L= Clq(TAS)^2*S/2 D= Dlq(TAS)^2*S/2

Some say it is due to lower friction drag due to lower density. However if our weight does not change, that means lift does not change as well. So when air density decreases with increasing altitude, TAS increases to maintan required lift force, thus dynamic pressure remains constant. This leads to the fact that drag must not change as well (keeping in mind that Dl and S are constant). What do i miss?

  • $\begingroup$ Lets say you wanted to go somewhere at 700 knots, it would take a lot more fuel to fly that 700 knots at 10,000 feet than it would at 35,000 feet. Yes, drag matches thrust in both situations but it would be a lot more drag and a lot more thrust (and fuel) at the lower altitude. Hopefully somebody can put numbers and explain how your equation works with that. $\endgroup$
    – Ron Beyer
    Commented Oct 26, 2018 at 23:33
  • $\begingroup$ See aviation.stackexchange.com/questions/24641/… $\endgroup$
    – Pilothead
    Commented Oct 26, 2018 at 23:56

1 Answer 1


Because while the dynamic pressures of air reacting on the wings at those altitudes remains the same, the speed of the relative winds, and, as a consequence the aircraft’s ground speed is much higher at higher altitudes than near sea level. This is as a consequence of the air density being much lower at high altitudes than down low. Cold thin air facilitates true airspeeds 100-300 knots higher than indicated airspeed does. Therefore per unit of fuel consumed to overcome drag, the airplane travels much farther and consumes less fuel over the course of the flight.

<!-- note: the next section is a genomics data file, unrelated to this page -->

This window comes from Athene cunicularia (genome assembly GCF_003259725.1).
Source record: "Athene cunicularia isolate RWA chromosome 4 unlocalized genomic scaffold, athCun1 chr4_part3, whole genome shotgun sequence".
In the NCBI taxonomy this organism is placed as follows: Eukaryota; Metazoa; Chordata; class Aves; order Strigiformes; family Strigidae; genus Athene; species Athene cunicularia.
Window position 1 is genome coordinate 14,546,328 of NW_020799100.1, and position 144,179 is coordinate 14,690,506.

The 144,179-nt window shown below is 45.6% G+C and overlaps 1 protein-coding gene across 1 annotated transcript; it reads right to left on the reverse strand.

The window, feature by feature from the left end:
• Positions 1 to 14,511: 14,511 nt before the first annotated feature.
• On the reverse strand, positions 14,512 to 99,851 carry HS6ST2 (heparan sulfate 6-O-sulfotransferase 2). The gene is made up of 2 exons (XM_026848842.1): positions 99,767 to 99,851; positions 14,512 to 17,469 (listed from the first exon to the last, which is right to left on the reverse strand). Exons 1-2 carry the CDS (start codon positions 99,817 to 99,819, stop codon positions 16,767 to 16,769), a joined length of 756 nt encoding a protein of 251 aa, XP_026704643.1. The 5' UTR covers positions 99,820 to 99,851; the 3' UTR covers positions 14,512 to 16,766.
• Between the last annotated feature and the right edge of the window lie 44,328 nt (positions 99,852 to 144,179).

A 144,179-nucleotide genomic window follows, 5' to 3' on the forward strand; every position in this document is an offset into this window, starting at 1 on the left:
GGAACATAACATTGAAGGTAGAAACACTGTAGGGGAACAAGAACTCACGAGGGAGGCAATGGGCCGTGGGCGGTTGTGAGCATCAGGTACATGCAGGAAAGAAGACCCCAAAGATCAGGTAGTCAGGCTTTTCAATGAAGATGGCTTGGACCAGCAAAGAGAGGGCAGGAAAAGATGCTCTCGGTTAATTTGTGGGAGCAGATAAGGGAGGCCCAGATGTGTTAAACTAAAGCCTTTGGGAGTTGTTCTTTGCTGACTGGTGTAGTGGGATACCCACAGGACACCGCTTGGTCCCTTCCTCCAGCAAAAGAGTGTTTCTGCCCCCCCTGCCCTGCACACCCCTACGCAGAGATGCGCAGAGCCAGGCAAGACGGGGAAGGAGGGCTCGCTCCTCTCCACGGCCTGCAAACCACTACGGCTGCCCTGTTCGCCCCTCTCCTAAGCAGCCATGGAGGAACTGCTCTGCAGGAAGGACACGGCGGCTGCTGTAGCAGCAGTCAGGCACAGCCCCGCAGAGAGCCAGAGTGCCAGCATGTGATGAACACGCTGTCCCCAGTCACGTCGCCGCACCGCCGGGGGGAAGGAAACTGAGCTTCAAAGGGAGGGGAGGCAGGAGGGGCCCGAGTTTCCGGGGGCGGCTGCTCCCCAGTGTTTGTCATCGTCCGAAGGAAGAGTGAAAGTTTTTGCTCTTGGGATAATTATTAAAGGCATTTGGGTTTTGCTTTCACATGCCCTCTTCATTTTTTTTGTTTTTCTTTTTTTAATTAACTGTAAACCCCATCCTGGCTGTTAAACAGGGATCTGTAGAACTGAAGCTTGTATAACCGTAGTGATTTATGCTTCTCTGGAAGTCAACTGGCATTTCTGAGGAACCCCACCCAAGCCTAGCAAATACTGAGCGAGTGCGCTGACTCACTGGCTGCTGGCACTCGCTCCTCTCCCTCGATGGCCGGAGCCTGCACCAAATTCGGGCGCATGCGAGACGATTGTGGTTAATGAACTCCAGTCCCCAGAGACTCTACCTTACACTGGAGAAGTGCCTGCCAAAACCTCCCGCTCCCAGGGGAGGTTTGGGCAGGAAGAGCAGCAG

Example: jet airplane flying at a pressure altitude of 37,000 ft, Outside ambient temperature is -47°C. If the calibrated airspeed the pilot reads in the cockpit is 300 KCAS, the true airspeed is 575 KTAS.

Add to this that these altitudes do allow the aircraft to access the upper level winds of the jet stream, which range between 30 to over 160 knots on certain days, which can facilitate a healthy tailwind for eastbound flights around the globe. It is not uncommon for commercial aircraft to log over 650 knots groundspeed in these conditions, further reducing fuel consumption.

As the speed of sound varies proportionally with temperature, compressibility limitations prevent this form being used beyond Mach .8 - Mach .9 due to Cp movement and control buffeting, depending on the aircraft. There also is a point in the flight envelop where the Stall speed Vs corresponds with the maximum Mach number - see “Coffin Corner” for further details - so this limits the maximum operating altitude based upon outside air temperature as well. Nonetheless, high subsonic air travel remains one of the most efficient means of moving large numbers of people and cargo quickly around the globe.


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